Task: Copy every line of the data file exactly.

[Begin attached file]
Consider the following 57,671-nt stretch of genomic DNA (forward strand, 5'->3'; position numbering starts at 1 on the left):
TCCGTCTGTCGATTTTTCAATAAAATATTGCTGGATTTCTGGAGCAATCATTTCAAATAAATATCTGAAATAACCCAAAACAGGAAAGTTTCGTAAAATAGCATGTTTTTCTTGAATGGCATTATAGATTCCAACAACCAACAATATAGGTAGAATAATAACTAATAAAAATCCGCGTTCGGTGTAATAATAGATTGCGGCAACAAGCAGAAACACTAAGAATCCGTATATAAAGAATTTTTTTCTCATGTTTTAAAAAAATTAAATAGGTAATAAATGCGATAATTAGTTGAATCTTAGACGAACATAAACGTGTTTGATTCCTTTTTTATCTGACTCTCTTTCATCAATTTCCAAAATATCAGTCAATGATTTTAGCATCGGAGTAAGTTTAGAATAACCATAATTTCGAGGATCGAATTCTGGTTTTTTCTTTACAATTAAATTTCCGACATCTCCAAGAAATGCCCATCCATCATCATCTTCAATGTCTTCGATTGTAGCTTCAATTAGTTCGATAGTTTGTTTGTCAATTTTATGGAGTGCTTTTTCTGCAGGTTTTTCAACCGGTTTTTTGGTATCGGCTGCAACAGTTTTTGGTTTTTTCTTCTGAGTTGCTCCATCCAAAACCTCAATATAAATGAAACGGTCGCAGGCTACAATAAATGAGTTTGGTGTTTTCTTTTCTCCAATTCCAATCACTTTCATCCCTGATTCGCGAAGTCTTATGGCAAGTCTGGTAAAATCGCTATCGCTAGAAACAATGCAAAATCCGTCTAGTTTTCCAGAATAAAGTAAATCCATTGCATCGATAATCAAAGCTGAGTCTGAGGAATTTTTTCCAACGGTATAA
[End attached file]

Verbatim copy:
Consider the following 57,671-nt stretch of genomic DNA (forward strand, 5'->3'; position numbering starts at 1 on the left):
TCCGTCTGTCGATTTTTCAATAAAATATTGCTGGATTTCTGGAGCAATCATTTCAAATAAATATCTGAAATAACCCAAAACAGGAAAGTTTCGTAAAATAGCATGTTTTTCTTGAATGGCATTATAGATTCCAACAACCAACAATATAGGTAGAATAATAACTAATAAAAATCCGCGTTCGGTGTAATAATAGATTGCGGCAACAAGCAGAAACACTAAGAATCCGTATATAAAGAATTTTTTTCTCATGTTTTAAAAAAATTAAATAGGTAATAAATGCGATAATTAGTTGAATCTTAGACGAACATAAACGTGTTTGATTCCTTTTTTATCTGACTCTCTTTCATCAATTTCCAAAATATCAGTCAATGATTTTAGCATCGGAGTAAGTTTAGAATAACCATAATTTCGAGGATCGAATTCTGGTTTTTTCTTTACAATTAAATTTCCGACATCTCCAAGAAATGCCCATCCATCATCATCTTCAATGTCTTCGATTGTAGCTTCAATTAGTTCGATAGTTTGTTTGTCAATTTTATGGAGTGCTTTTTCTGCAGGTTTTTCAACCGGTTTTTTGGTATCGGCTGCAACAGTTTTTGGTTTTTTCTTCTGAGTTGCTCCATCCAAAACCTCAATATAAATGAAACGGTCGCAGGCTACAATAAATGAGTTTGGTGTTTTCTTTTCTCCAATTCCAATCACTTTCATCCCTGATTCGCGAAGTCTTATGGCAAGTCTGGTAAAATCGCTATCGCTAGAAACAATGCAAAATCCGTCTAGTTTTCCAGAATAAAGTAAATCCATTGCATCGATAATCAAAGCTGAGTCTGAGGAATTTTTTCCAACGGTATAA